Indonesia’s Bali is reopening to vacationers however not Australia, Singapore

The holiday island of Bali reopened to tourists from select countries on Thursday in what Indonesian authorities have dubbed “baby steps” to resume international travel.

Indonesia closed its borders to foreign travelers about 18 months ago.

Vaccinated tourists from 19 countries – including China, India, Japan, South Korea and New Zealand as well as parts of Western Europe and the Arabian Gulf – can now travel to Bali and the Indonesian Riau Islands. Travelers are subject to a five-day quarantine and Covid-19 test.

The plans are considered a milestone for the tourism-dependent islands of the Southeast Asian country, which have been destroyed by the ongoing travel restrictions. But several large feeder markets for foreign tourism – including Bali’s No. 1 market from Australia and neighboring Singapore – have been removed from the list.

Talks with Singapore and Australia are ongoing

Speaking to CNBC, Indonesia’s Minister of Tourism and Creative Industries Sandiaga Uno said the current policy was based on scientific data and guidelines from a panel of epidemiologists. He added that the list will expand as data from additional markets support it.

We want to make sure that there is no stop-and-go.

Sandiaga Uno

Indonesia’s Minister for Tourism and Creative Industries

“We want to make sure it’s not a stop-and-go, but a smooth, incremental basis,” Uno told CNBC “Street signs.”

“[With] Singapore and Australia, we definitely continue, “he said, noting that talks are focused on ensuring that the reopening” is done on a safe basis first “.

Competition with quarantine-free travel destinations

Indonesia’s partial reopening comes as neighboring countries, including Thailand, Singapore and Parts of Vietnam, welcome vaccinated tourists from selected countries quarantine-free.

Indonesia – burned from a sloppy approach to quarantines that led to a surge in Covid-19 cases in July – is taking a more cautious approach. You have reason too. The country is preparing to host the G-20 summit in Bali in 2022.

“It will be purely scientific and will ensure that this process goes smoothly for the next 18 months as we are hosting G20 events here,” Uno said.

People visit Seminyak on January 5, 2021 on the Indonesian holiday island of Bali.

Sonny Tumbelaka | AFP | Getty Images

In addition to quarantines, which the UN said would be revised in good time, the islands are introducing new security measures such as hotel certifications and vaccination boosters.

“We are making sure that Bali gives priority to the entire island to get 100% boosters in the first quarter of next year,” he said.

Authorities hope the new measures will help revitalize Indonesia’s tourism industry, which accounts for around 4% of the country’s gross domestic product. However, Uno acknowledged that reaching the pre-pandemic number may take some time, as visitors are likely to opt for less frequent but longer stays in the near future.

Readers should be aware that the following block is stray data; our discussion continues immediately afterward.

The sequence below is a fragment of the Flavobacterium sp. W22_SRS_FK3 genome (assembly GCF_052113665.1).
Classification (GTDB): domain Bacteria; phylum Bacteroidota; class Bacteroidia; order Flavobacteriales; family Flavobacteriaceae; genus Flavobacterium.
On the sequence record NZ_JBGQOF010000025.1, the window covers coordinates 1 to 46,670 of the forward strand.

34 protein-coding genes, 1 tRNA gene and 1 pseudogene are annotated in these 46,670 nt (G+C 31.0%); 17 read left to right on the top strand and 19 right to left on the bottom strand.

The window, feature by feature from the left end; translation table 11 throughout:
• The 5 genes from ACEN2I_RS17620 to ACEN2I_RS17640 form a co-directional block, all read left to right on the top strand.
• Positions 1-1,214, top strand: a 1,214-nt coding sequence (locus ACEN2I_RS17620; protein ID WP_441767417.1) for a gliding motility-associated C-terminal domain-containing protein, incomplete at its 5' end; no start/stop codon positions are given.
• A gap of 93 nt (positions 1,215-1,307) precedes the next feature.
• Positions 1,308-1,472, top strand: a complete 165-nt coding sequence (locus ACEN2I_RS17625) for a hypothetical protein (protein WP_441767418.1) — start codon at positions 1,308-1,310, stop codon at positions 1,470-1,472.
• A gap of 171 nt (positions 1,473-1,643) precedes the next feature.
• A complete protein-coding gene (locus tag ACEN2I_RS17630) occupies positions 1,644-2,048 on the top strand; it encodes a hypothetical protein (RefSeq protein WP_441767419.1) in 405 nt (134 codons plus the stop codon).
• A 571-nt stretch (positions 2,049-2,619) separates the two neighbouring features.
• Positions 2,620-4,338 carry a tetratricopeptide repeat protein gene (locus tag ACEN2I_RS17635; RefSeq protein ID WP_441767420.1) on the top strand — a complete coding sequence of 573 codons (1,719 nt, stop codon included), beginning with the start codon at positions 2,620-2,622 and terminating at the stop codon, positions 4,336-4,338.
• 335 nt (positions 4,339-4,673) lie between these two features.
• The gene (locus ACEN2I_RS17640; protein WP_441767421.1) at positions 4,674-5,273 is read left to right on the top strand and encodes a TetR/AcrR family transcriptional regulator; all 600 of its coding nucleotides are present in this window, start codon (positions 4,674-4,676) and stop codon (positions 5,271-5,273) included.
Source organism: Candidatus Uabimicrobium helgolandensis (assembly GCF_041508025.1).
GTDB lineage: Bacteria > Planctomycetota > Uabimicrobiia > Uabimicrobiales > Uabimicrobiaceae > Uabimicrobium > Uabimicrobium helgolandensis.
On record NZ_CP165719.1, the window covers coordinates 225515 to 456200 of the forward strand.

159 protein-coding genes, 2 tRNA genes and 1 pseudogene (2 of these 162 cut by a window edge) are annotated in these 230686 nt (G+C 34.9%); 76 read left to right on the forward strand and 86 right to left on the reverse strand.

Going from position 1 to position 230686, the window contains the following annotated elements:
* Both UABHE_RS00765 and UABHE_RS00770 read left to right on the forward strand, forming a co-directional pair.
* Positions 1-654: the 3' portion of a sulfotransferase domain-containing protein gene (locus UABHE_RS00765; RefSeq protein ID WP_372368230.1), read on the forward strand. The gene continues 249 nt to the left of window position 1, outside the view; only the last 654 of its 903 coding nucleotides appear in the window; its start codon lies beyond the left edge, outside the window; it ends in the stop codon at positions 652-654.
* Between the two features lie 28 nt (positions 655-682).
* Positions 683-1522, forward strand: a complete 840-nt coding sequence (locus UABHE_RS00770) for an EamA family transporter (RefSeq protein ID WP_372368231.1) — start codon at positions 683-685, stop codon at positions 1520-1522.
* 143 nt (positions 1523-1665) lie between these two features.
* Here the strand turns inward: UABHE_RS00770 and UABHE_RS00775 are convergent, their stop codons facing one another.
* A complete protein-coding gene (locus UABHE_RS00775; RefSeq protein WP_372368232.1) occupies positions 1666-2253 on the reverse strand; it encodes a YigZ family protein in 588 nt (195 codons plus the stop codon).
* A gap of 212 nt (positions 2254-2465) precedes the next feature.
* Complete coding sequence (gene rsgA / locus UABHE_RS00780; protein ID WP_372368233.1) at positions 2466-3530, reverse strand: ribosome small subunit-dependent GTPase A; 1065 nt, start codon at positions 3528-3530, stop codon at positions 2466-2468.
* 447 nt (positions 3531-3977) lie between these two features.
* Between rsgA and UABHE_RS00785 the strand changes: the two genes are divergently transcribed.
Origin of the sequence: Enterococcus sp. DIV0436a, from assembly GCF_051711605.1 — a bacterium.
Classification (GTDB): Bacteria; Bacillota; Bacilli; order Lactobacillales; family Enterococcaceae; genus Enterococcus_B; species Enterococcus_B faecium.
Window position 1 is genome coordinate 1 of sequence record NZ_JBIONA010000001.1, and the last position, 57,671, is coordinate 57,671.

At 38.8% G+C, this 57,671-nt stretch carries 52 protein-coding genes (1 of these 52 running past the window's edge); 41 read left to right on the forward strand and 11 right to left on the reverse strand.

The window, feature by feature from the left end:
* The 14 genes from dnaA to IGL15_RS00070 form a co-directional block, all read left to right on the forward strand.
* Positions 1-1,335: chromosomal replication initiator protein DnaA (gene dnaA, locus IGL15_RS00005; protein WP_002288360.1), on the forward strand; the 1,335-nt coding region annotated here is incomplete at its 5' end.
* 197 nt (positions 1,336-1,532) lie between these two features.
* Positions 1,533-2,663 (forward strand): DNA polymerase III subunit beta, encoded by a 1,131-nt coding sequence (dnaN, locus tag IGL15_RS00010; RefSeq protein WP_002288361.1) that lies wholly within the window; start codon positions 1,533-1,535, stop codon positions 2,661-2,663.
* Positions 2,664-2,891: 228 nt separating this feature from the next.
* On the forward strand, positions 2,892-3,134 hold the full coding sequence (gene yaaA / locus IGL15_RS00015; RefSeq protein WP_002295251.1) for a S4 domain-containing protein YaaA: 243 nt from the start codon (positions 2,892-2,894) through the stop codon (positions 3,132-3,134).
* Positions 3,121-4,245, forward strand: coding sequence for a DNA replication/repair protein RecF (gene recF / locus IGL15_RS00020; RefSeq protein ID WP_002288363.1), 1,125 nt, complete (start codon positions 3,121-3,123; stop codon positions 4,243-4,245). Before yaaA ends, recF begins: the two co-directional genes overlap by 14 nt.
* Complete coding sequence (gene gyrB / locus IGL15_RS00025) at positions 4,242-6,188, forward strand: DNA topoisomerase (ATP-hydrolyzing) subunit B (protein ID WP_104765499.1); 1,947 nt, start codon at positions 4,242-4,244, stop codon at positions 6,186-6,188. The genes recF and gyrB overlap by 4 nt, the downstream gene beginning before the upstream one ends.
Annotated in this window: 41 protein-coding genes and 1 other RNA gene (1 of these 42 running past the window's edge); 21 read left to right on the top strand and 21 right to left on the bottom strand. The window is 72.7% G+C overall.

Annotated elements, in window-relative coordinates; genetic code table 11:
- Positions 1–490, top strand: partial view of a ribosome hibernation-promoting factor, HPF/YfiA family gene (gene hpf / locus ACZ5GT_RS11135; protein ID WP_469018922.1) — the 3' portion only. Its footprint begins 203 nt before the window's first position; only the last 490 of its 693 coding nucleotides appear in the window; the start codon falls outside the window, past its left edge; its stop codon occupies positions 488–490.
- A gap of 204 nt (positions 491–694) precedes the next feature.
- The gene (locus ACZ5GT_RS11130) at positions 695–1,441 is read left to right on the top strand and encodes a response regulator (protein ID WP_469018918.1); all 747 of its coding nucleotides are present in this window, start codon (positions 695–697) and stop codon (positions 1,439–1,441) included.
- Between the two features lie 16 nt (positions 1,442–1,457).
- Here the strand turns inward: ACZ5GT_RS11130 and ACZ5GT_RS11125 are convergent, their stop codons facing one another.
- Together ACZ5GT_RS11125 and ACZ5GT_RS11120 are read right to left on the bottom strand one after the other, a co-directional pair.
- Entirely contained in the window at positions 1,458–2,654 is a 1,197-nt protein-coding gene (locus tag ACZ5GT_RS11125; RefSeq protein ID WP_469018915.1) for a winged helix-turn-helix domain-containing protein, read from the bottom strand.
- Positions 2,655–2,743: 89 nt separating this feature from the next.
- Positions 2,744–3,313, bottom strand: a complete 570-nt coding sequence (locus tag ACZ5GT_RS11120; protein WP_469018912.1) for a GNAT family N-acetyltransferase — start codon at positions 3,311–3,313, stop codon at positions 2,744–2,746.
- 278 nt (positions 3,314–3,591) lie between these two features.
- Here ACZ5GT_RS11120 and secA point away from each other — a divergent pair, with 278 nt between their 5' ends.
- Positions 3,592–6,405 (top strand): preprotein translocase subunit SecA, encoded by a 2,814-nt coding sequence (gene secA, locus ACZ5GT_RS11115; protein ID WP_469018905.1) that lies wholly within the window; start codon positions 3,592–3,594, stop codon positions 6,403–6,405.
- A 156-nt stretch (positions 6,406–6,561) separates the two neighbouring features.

France and Australia agree submarines will not cease commerce deal | Your Cash

CANBERRA, Australia (AP) –

French and Australian officials said Monday that France’s anger over a canceled submarine treaty will not bring down negotiations on a free trade agreement between Australia and the European Union.

France withdrew its ambassadors to the United States and Australia after President Joe Biden announced a new alliance with Australia and Britain last week that would supply an Australian fleet of at least eight nuclear submarines.

The deal resulted in a $ 90 billion ($ 66 billion) contract for the French state-owned Naval Group to build 12 conventional diesel-electric submarines for Australia. The money would have been spent over 35 years.

The French ambassador to Australia Jean-Pierre Thebault denied media reports that France had been lobbying the European Union not to sign the trade agreement with Australia that had been negotiated since 2018.

“Negotiations are continuing at this stage and there is a strong interest … for Australia in signing a free trade agreement with the EU,” Thebault told Australian Broadcasting Corp. from Paris.

Such a deal “has the potential to bring tremendous benefits to Australia,” added Thebault.

Australian Trade Minister Dan Tehan said he would be traveling to Paris within weeks for trade negotiations and was “very interested in contacting my French counterpart,” Franck Riester.

“My recent trip to Europe to discuss the EU Free Trade Agreement is a strong understanding that this is in the mutual interest of both Australia and Europe,” said Tehan, referring to a visit in April.

“I see no reason why these discussions should not continue,” added Tehan.

French President Emmanuel Macron will speak to Biden in the coming days on their first contact since the diplomatic crisis broke out.

Australian Prime Minister Scott Morrison flew to the United States on Monday to meet with Biden and the leaders of India and Japan who make up the Quad Security Forum.